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Data indicates lack of diversity in SMC study abroad programs

| Wednesday, August 24, 2016

Kathryn Mathews and Alice Yang thought there might be a lack of diversity in Saint Mary’s study abroad programs. So they decided to do some research.

Mathews, a senior, and Yang, associate director for international education, presented the results of their research concerning the shortage of ethnic diversity in the College’s study abroad programs at the NAFSA: Association of International Educators conference in May.

Each year, Saint Mary’s is asked to submit statistics about students’ study abroad plans to the Institute of International Education (IIE). Yang said the submission is important for the College’s institutional ranking on U.S. News and World Report.

This year, the IIE asked the College to break down the data by ethnicity for the first time.

“I was shocked by the numbers,” Yang said. “They were quite low for underrepresented groups.”

Mathews, a global studies major, said the College is not alone.

“It’s a national trend,” she said. “Institutes all across the U.S. are having low rates of study abroad. Many people want to change that and increase participation rates.”

Yang said for the past few years about 50 percent of Saint Mary’s students have studied abroad. However, between 2010 and 2015, only 16 percent of African American students studied abroad.

“It’s sad,” Yang said. “The African American student rate is much lower than average.”

The duo decided to dig a little deeper.

“We wanted to find out why that was,” Mathews said. “We want everybody who wants to study abroad to study abroad.”

Mathews and Yang conducted their research by asking underrepresented students a series of questions as to whether they wanted to study abroad, and if so, what obstacles were keeping them from it. According to their results, the majority of students weren’t studying abroad due to financial reasons, ability to keep up with academics and fear for safety — especially with international terrorism on the rise.

Based on their findings, Yang and Mathews compiled a website and booklet to help students see how they could overcome such obstacles. The booklet, titled “Study Abroad Handbook for Students with Diverse Backgrounds,” lays out the importance of study abroad, the different programs the College offers, the accommodations the Center for Women’s Intercultural Leadership (CWIL) office provides and possible scholarships or grants students can apply for.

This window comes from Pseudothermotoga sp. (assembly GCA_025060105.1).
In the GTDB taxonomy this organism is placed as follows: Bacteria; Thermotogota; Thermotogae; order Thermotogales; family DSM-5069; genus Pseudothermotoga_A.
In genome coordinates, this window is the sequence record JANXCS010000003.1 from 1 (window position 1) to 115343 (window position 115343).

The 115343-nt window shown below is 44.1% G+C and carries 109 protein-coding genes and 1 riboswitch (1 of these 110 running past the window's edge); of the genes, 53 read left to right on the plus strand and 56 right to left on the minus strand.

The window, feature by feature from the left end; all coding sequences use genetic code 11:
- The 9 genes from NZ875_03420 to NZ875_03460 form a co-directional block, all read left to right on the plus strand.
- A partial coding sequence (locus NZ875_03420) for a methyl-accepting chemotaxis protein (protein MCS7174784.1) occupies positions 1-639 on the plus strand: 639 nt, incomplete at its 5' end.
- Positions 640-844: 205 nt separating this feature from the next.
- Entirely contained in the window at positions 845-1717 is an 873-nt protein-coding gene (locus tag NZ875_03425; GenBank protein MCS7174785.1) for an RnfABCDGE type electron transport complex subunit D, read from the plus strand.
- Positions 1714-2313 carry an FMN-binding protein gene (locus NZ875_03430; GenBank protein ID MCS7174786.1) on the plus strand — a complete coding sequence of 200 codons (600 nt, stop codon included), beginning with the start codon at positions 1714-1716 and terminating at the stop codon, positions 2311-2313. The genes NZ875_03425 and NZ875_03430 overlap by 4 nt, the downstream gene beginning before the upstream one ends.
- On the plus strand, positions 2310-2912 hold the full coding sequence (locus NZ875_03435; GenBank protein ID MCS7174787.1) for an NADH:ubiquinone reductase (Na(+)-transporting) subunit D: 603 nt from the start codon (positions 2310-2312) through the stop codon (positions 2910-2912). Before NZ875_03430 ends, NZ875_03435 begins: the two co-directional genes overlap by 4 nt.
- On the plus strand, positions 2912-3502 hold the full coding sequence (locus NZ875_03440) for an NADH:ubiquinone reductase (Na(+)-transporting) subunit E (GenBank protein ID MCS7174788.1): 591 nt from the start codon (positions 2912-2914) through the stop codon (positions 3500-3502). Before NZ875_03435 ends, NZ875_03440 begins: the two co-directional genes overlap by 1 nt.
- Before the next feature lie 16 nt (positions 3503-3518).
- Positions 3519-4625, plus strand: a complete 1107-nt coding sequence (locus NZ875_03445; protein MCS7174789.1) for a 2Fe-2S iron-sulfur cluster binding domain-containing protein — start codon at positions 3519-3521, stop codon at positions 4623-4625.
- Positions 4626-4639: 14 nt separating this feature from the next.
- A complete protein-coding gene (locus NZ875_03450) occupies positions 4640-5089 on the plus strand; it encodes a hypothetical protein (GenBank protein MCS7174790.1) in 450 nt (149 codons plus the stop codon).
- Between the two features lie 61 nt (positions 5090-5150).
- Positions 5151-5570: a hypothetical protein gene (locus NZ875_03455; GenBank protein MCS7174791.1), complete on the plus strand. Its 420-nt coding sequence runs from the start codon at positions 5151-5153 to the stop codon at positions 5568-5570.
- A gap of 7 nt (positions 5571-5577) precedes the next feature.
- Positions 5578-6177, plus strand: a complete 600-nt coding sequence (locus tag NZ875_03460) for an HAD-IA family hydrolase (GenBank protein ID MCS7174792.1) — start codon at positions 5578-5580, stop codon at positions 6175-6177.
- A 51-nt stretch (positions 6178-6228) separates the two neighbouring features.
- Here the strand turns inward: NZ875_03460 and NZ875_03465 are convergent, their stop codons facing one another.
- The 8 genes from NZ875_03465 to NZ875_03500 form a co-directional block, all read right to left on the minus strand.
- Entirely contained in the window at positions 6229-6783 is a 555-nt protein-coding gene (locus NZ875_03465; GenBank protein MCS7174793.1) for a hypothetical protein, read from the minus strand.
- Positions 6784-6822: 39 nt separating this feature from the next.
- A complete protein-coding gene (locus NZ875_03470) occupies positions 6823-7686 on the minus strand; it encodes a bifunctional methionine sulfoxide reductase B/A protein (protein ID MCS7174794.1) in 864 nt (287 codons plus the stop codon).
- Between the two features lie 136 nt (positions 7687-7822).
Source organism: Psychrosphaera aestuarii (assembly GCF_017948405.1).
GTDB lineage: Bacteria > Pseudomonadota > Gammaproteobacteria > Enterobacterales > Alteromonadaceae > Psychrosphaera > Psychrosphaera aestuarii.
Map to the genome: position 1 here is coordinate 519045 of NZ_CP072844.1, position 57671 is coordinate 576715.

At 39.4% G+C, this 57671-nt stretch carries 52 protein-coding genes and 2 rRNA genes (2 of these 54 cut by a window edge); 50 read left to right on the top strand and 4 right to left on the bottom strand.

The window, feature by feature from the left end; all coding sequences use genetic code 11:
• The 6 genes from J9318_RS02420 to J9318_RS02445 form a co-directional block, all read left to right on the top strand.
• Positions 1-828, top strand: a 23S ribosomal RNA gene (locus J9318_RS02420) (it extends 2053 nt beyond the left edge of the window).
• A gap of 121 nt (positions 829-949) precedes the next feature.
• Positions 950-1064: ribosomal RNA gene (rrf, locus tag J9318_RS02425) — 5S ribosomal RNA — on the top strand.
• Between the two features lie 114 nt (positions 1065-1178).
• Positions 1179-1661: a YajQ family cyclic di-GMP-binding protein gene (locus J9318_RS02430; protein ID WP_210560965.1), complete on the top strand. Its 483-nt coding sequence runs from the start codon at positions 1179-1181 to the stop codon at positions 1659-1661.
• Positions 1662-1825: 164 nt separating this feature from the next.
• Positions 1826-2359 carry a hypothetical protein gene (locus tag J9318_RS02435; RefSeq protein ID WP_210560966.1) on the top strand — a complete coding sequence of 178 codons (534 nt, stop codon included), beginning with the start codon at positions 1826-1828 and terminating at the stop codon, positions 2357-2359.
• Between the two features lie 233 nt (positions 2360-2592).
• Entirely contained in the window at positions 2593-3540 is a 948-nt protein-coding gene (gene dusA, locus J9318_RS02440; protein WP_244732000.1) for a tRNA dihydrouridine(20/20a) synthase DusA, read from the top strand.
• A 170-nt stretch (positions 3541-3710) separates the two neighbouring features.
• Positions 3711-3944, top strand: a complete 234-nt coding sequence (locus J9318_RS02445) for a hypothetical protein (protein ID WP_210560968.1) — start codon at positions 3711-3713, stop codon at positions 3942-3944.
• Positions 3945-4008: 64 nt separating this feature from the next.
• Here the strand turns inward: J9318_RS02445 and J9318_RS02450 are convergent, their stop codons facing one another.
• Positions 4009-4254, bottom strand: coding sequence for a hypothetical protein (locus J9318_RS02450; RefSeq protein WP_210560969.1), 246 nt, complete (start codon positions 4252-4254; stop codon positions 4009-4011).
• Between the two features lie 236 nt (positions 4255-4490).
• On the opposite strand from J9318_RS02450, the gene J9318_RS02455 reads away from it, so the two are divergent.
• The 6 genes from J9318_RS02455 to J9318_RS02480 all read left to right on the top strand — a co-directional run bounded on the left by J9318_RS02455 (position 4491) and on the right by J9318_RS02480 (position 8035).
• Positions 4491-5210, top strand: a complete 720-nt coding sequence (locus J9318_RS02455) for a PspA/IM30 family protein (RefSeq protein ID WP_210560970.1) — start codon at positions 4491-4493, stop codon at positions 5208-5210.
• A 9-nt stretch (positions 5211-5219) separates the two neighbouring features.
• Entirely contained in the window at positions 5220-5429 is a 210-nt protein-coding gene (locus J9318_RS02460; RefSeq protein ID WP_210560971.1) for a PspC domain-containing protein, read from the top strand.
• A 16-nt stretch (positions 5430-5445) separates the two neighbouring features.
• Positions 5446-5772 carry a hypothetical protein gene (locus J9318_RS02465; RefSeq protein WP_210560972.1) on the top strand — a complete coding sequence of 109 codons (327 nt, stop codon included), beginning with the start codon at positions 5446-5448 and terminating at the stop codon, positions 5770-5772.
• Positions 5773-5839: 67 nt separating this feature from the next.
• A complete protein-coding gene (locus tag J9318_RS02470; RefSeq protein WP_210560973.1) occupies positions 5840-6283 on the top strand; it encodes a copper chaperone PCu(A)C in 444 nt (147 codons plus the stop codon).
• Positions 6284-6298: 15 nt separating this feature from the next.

“We want to share all the programs, institutional research and scholarship info to encourage students,” Yang said. “The different scholarships, off and on campus, the national scholarships — they all give priorities to students who are underrepresented.”

Senior Elizabeth Quaye is African American and studied abroad in Morocco last spring thanks to the information and assistance she received through the CWIL office about the Gilman International Scholarship, a $5,000 award given based on financial need.

“It really allowed me to travel around the country and to enjoy my experience while I was there,” Quaye said. “It is life changing. That’s something I want underrepresented students to know — it’s not just about academics, it’s about making friends, making connections and creating new opportunities.”

Yang said she came from China to study abroad in the U.S.

“It changed my life,” she said. “I was 31 and my son was 6 years old. When I came, I was an atheist, and here I met God, and I had another child here. Nothing is impossible, anything can happen.”

Yang said she hopes all students at the College can have the same opportunities.

“Our purpose is to encourage every student,” Yang said. “Employers are more likely to hire students who have study abroad experiences. Students experience personal growth and gain maturity and confidence.”

There are certain benefits that come with travel, Mathews said.

“You are also increasingly aware of global happenings,” she said. “You’re not in the bubble of the U.S.”

Quaye is now an ambassador for other underrepresented students like herself through the Sisters of Nefertiti, a Saint Mary’s club that celebrates African American culture.

“My job is to be the bridge between CWIL and the club,” Quaye said. “I never would have seen myself in this role and even this confident. I didn’t realize how far I have come.”

Mathews she is focusing on getting the message out to first year students.

“It is our goal in the future to sit down with all first-year students one-on-one to see their goals for study abroad,” Mathews said.

The pair is also working to make students aware of the different services the College offers, such as study abroad fairs, the handbook and the Belles Connect program. They’ve also joined the Diversity Abroad Network and plan to work with related offices, Yang said.

According to the research, study abroad programs also reflect a lack of diversity in majors.

“Some [majors] can be 95 percent and some are 11 [percent], like science and engineering,” Yang said. “We can advise students based on their major. We have 32 study abroad programs — different time lengths, different times of year.”

“We [Saint Mary’s] promise you discovery of the universe and your place in it,” Mathews said, quoting the words of Sr. Madeleva Wolff, the third president of the College. “We do our best to make it work. It’s baby steps, but we’re headed in the right direction.”

Right now, Yang said they’re looking ahead — she hopes to be able to compare the data two years down the road.

“It’s not just about programs, it’s changing people’s’ lives,” she said. “We see people change and people grow. It makes our job meaningful.”

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